Dinah Sands, widow of Edward Sands (W16148) of New Hampshire, applied for pension benefits after her husband's death on August 19, 1824. She applied for a pension fourteen years after his death, under the Pension Law of 1838.
During the application process, she ran into difficulties proving that her marriage was legal. In her affidavit before the Merrimack County court, she stated that she married in Chichester in October 1793, but she had no written proof of this fact. Her application contained a letter written on her behalf that explained why there was no record, and also supported her claim.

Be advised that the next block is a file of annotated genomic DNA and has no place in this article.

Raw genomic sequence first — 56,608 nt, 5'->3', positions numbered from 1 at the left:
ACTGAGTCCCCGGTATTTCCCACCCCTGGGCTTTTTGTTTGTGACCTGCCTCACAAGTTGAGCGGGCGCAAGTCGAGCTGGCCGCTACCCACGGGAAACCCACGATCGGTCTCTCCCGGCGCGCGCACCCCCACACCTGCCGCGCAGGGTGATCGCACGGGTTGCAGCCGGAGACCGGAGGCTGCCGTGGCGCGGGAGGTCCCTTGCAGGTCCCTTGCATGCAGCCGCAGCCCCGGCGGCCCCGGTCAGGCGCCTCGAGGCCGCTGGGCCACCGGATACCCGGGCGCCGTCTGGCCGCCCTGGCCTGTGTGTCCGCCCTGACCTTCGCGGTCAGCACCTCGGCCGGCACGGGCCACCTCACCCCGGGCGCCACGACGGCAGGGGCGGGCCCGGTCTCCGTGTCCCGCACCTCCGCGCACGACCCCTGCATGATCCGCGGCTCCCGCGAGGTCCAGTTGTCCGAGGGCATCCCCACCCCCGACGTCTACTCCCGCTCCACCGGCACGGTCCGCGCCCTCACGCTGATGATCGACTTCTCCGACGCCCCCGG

Nathaniel Sherburne, Town Clerk of Chichester, in his July 25th, 1839 letter to J. L. Edwards, Commissioner of Pensions in Washington, DC, explained that the Reverend Josiah Carpenter did not record any marriages he performed in the early years of his ministry. Although he served as a minister from October 1, 1791 to 1826, he did not begin to record marriages until 1813. Thus all couples in Chichester that he married, including the African American bride and groom, Edward Sands and Dinah Heart, had no written record of their marriage. Reverend Carpenter however was still living in 1839, and he stated to the town clerk that he recalled marrying the Sands couple in Chichester in a “certain house” in 1793.
The letter supplied sufficient evidence for pension officials to approve Dinah Sands’ claim. This document exemplifies one of the difficulties faced by widows attempting to document their marriage with written proof.